R-squared 0.07 0.07 0.07 0.08 0.08 0.09
Controls Block Block Block Block Block Block
Notes: All regressions control block xed eects. Husband earnings are in 1000 Birr's. When we use baseline vari-ables we indicate this with (B). Robust SE in parentheses.
into a positive correlation. On the other hand, there is no clear evidence for the status inconsistency theory either. While the association between his earnings and abuse seem less negative for the treatment group it is also the case that treatment is not signicantly correlated with more abuse for women without a working partner, as this theory would predict.
The status inconsistency experienced by the husband should be largest in the cases where she earns more than him. In order to investigate this more closely we proceed as is in Bertrand et al., (2015) and test whether there is a discontinuity at the point where they earn the same (0.5) in the share of the couple earnings distribution. Column
4 of Table 9 shows the results for the full sample (of both treated and control women).
We see that there is a positive correlation between her share of earnings and abuse for women in couples where she earn less than him and a negative correlation between her share of earnings and abuse for women in couples where she earn more than him. The coecient for "She earns more than him" is positive, indicating that there is a jump in the probability of being abused at the threshold of her earning exactly the same. None of the coecients in column 4 are, however, statistically signicant. A disadvantage of pooling the treated and control women together is that the earnings share may be endogenous with respect to both his and her income. In column 5 we therefore interact treatment with the discontinuity variable in order to introduce exogenous variation in her earnings.22 We note that there is a dierence whereby women that are randomly assigned to job oers who earn more than their partners are less likely to be abused compared to women who earn more than their partners in the control group. That is, being randomly assigned a job oer drives the correlation of earning more towards zero. In column 6 we also interact the forcing variable and its interaction with the discontinuity with treatment as well. We then note that there is a jump in the probability of abuse at the margin where she starts to earn more than him for the control group but that this eect disappears for the treatment group (both statistically signicant at the 10 percent level).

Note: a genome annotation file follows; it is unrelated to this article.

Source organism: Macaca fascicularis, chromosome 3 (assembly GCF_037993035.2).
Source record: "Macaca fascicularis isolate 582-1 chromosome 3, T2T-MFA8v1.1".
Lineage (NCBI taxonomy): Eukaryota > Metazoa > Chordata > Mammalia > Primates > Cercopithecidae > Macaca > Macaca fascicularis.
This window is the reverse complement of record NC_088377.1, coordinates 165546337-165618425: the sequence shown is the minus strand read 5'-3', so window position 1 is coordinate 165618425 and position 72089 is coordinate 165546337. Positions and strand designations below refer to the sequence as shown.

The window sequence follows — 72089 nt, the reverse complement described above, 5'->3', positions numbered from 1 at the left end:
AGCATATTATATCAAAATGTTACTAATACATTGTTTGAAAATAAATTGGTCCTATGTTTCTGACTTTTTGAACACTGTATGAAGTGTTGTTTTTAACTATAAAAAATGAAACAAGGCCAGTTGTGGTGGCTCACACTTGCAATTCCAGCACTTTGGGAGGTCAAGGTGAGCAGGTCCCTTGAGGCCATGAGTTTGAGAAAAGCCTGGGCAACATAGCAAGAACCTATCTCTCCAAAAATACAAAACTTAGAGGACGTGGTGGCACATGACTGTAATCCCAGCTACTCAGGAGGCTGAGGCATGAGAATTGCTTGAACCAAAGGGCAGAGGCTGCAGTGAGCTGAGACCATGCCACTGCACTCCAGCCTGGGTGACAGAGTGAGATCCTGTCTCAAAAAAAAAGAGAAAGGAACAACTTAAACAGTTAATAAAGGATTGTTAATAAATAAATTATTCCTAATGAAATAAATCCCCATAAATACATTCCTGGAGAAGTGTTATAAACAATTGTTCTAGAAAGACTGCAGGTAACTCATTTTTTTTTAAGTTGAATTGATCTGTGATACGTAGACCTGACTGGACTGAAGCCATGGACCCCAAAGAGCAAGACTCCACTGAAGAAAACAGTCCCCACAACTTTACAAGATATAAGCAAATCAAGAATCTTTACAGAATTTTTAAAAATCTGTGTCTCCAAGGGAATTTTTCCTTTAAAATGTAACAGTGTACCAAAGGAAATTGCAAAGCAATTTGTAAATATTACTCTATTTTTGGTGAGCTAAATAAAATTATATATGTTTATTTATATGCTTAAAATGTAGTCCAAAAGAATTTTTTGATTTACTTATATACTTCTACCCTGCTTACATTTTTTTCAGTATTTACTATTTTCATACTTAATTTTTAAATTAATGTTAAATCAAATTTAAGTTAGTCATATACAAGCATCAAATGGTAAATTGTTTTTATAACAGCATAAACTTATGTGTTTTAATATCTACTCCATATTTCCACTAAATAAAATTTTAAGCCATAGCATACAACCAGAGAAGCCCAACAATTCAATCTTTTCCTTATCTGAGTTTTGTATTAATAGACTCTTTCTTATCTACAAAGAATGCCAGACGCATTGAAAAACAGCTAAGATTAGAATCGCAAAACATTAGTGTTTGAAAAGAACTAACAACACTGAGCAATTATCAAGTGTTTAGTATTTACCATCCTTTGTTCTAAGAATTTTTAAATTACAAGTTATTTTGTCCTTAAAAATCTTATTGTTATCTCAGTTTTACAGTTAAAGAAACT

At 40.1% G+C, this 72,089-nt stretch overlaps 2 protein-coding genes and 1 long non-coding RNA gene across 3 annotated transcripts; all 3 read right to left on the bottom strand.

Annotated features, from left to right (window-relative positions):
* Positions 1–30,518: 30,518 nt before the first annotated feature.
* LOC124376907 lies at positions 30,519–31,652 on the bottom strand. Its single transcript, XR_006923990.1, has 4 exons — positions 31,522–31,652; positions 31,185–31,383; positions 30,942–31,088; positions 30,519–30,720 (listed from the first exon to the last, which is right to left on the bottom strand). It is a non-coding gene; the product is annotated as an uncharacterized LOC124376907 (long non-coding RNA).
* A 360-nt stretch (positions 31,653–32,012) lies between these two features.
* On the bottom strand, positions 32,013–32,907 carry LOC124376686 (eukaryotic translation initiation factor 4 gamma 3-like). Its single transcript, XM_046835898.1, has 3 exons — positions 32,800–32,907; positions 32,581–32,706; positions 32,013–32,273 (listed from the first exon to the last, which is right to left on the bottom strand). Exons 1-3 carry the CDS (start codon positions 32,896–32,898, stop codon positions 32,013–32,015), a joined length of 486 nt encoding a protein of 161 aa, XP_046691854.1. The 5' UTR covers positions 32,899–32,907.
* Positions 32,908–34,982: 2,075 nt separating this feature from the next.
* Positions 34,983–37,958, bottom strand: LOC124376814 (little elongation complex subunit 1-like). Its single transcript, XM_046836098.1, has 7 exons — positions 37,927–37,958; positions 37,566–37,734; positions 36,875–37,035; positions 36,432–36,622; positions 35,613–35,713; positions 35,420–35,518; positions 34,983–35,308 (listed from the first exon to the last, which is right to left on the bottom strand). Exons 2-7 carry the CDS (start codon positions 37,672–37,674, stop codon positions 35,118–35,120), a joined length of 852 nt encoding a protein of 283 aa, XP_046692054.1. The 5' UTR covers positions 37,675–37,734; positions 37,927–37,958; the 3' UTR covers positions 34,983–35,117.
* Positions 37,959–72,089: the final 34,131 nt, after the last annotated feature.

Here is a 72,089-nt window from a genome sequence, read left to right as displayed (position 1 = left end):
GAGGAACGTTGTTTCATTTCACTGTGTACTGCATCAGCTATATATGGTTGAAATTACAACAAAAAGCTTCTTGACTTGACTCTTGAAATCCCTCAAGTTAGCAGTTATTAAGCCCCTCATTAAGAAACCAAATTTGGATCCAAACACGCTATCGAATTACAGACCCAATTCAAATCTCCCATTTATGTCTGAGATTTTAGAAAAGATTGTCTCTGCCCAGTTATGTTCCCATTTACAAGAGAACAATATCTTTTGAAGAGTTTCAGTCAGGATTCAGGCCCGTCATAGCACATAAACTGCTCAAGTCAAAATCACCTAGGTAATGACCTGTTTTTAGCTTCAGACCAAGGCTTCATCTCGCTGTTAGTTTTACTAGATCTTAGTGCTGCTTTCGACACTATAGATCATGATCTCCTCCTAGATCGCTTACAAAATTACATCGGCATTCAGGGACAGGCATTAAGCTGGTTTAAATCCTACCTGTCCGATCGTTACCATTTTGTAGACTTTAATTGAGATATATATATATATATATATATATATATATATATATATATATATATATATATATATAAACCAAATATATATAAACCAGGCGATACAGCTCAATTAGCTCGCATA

These results do not give much support for the status inconsistency theory, rather they seem more consistent with relative income having no impact on abuse once selection eects are controlled for by randomizing job oers.23 This interpretation is also consistent with the IV results in Table A5, in particular the nding that she earning more than him has a very small and statistically insignicant eect on abuse once instrumented with treatment.
22His earnings response may theoretically be aected by treatment, but we do not nd any eects
of her treatment status on her partners earnings or job probability
23In Appendix Tables A17 to A19 we show that the results for the relative employment and
earn-ings regressions are similar and that the conclusions stay the same if we also control for baseline abuse.